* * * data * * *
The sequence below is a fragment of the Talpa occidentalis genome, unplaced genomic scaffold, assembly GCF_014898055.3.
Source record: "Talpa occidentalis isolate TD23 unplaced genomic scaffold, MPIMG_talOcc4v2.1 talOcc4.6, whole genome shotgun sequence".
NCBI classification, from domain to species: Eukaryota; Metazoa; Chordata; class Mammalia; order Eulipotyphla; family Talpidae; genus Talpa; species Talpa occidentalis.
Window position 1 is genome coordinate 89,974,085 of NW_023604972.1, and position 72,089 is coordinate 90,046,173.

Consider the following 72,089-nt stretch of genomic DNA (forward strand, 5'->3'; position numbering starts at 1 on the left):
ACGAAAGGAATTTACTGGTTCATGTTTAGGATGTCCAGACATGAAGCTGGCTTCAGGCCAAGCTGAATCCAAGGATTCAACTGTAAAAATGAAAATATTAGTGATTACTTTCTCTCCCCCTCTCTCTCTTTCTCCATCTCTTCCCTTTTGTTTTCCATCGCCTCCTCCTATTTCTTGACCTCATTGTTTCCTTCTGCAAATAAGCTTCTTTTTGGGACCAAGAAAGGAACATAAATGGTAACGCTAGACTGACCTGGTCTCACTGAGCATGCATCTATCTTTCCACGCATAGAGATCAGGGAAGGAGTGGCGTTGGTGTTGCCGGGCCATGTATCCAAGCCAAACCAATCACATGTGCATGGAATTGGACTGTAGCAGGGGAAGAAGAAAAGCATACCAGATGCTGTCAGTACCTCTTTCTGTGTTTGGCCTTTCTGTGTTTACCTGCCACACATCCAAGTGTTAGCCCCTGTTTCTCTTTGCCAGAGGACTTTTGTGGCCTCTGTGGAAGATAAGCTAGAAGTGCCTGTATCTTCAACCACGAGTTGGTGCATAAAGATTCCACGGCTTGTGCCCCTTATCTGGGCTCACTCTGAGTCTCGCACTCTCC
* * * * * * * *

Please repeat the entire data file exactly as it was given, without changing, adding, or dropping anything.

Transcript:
The sequence below is a fragment of the Talpa occidentalis genome, unplaced genomic scaffold, assembly GCF_014898055.3.
Source record: "Talpa occidentalis isolate TD23 unplaced genomic scaffold, MPIMG_talOcc4v2.1 talOcc4.6, whole genome shotgun sequence".
NCBI classification, from domain to species: Eukaryota; Metazoa; Chordata; class Mammalia; order Eulipotyphla; family Talpidae; genus Talpa; species Talpa occidentalis.
Window position 1 is genome coordinate 89,974,085 of NW_023604972.1, and position 72,089 is coordinate 90,046,173.

Consider the following 72,089-nt stretch of genomic DNA (forward strand, 5'->3'; position numbering starts at 1 on the left):
ACGAAAGGAATTTACTGGTTCATGTTTAGGATGTCCAGACATGAAGCTGGCTTCAGGCCAAGCTGAATCCAAGGATTCAACTGTAAAAATGAAAATATTAGTGATTACTTTCTCTCCCCCTCTCTCTCTTTCTCCATCTCTTCCCTTTTGTTTTCCATCGCCTCCTCCTATTTCTTGACCTCATTGTTTCCTTCTGCAAATAAGCTTCTTTTTGGGACCAAGAAAGGAACATAAATGGTAACGCTAGACTGACCTGGTCTCACTGAGCATGCATCTATCTTTCCACGCATAGAGATCAGGGAAGGAGTGGCGTTGGTGTTGCCGGGCCATGTATCCAAGCCAAACCAATCACATGTGCATGGAATTGGACTGTAGCAGGGGAAGAAGAAAAGCATACCAGATGCTGTCAGTACCTCTTTCTGTGTTTGGCCTTTCTGTGTTTACCTGCCACACATCCAAGTGTTAGCCCCTGTTTCTCTTTGCCAGAGGACTTTTGTGGCCTCTGTGGAAGATAAGCTAGAAGTGCCTGTATCTTCAACCACGAGTTGGTGCATAAAGATTCCACGGCTTGTGCCCCTTATCTGGGCTCACTCTGAGTCTCGCACTCTCC